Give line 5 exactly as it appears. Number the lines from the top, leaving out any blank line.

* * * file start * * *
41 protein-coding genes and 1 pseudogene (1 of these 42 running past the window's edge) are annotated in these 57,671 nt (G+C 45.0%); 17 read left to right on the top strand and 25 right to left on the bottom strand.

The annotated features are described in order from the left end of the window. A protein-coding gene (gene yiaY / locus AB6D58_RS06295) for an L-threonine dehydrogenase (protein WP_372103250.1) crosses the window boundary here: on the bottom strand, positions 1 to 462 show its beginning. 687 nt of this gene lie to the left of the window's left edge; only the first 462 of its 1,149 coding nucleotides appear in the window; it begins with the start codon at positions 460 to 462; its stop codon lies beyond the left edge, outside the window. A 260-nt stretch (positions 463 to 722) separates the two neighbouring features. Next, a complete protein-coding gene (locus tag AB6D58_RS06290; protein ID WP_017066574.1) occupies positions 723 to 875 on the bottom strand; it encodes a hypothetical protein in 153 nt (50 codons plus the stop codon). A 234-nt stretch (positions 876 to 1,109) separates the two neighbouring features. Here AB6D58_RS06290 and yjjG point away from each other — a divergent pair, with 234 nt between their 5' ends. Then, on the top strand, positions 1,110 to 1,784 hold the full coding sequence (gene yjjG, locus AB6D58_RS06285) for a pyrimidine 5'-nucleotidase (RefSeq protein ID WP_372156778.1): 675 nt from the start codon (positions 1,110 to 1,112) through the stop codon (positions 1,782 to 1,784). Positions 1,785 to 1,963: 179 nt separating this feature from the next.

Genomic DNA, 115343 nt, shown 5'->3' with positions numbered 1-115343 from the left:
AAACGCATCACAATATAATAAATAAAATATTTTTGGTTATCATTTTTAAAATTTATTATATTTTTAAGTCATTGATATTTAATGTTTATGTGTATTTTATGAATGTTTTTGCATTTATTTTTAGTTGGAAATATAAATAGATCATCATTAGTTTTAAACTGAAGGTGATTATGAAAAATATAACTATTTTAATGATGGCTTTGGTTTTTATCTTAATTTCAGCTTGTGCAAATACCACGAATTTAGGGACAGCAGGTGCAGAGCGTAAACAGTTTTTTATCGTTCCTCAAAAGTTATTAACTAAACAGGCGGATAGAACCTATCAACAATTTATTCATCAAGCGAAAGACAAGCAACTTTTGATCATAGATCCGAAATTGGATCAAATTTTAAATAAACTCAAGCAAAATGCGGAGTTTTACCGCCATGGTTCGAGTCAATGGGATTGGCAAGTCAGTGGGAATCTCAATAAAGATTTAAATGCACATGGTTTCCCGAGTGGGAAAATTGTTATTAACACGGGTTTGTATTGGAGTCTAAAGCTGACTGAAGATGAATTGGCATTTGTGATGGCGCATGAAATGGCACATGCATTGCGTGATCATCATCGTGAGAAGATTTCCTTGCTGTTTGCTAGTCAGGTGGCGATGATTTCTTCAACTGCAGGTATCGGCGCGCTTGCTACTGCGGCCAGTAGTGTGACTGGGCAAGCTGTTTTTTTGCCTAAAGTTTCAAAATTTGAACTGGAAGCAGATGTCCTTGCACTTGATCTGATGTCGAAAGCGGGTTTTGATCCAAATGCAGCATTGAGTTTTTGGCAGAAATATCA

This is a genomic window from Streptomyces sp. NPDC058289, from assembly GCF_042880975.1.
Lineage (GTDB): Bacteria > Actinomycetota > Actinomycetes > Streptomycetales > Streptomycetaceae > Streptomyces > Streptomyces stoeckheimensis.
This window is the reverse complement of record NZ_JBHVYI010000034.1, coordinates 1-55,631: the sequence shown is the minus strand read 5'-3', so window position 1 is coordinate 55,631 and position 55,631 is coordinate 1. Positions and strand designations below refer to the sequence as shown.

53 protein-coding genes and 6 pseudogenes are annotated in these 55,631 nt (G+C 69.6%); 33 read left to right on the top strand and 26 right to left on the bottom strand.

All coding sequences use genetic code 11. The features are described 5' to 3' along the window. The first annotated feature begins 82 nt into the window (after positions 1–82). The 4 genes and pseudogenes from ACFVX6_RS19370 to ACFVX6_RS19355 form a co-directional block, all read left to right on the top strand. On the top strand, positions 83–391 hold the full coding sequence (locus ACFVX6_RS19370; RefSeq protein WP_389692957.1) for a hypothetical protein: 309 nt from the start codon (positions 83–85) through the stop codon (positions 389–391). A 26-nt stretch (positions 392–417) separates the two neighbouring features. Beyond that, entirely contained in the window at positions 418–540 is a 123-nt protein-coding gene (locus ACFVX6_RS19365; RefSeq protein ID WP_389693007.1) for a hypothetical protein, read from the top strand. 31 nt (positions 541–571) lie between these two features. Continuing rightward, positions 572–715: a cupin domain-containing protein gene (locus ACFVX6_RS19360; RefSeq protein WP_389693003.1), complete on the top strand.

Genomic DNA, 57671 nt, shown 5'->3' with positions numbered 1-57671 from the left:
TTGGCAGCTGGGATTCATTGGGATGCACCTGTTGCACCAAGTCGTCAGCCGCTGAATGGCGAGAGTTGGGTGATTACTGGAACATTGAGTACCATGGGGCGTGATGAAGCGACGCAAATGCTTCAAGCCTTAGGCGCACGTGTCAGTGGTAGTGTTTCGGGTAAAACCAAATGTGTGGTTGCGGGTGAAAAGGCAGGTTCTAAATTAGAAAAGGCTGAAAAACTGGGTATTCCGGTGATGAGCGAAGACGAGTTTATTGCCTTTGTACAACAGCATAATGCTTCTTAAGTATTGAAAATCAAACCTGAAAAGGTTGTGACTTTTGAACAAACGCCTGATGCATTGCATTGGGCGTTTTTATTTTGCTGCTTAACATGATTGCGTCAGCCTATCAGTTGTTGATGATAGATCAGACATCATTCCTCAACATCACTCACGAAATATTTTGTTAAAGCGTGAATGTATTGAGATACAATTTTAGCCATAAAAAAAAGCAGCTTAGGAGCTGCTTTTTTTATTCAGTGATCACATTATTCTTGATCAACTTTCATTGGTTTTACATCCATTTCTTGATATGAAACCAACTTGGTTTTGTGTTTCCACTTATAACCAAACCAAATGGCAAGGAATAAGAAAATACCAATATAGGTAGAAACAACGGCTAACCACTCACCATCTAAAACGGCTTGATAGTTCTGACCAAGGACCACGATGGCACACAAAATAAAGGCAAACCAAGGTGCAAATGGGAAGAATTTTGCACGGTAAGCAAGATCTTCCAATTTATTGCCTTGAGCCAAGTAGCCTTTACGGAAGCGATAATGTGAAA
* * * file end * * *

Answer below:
This is a genomic window from Streptomyces sp. NPDC058289, from assembly GCF_042880975.1.